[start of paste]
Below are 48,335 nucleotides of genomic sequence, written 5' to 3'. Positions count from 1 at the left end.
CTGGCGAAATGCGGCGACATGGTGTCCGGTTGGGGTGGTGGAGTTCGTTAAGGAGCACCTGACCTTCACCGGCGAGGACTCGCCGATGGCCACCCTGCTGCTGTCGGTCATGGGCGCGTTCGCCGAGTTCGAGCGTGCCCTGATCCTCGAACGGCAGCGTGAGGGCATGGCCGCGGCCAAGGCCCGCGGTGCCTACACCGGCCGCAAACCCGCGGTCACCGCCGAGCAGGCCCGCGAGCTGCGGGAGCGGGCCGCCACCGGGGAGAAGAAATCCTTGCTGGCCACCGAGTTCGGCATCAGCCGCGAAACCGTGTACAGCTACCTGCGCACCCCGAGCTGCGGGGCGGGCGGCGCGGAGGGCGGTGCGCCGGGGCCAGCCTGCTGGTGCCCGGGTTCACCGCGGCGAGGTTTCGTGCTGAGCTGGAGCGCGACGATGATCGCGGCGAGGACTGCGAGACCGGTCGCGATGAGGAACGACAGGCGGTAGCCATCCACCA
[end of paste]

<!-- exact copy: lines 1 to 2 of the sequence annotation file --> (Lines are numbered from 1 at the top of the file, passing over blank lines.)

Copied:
Below are 48,335 nucleotides of genomic sequence, written 5' to 3'. Positions count from 1 at the left end.
CTGGCGAAATGCGGCGACATGGTGTCCGGTTGGGGTGGTGGAGTTCGTTAAGGAGCACCTGACCTTCACCGGCGAGGACTCGCCGATGGCCACCCTGCTGCTGTCGGTCATGGGCGCGTTCGCCGAGTTCGAGCGTGCCCTGATCCTCGAACGGCAGCGTGAGGGCATGGCCGCGGCCAAGGCCCGCGGTGCCTACACCGGCCGCAAACCCGCGGTCACCGCCGAGCAGGCCCGCGAGCTGCGGGAGCGGGCCGCCACCGGGGAGAAGAAATCCTTGCTGGCCACCGAGTTCGGCATCAGCCGCGAAACCGTGTACAGCTACCTGCGCACCCCGAGCTGCGGGGCGGGCGGCGCGGAGGGCGGTGCGCCGGGGCCAGCCTGCTGGTGCCCGGGTTCACCGCGGCGAGGTTTCGTGCTGAGCTGGAGCGCGACGATGATCGCGGCGAGGACTGCGAGACCGGTCGCGATGAGGAACGACAGGCGGTAGCCATCCACCA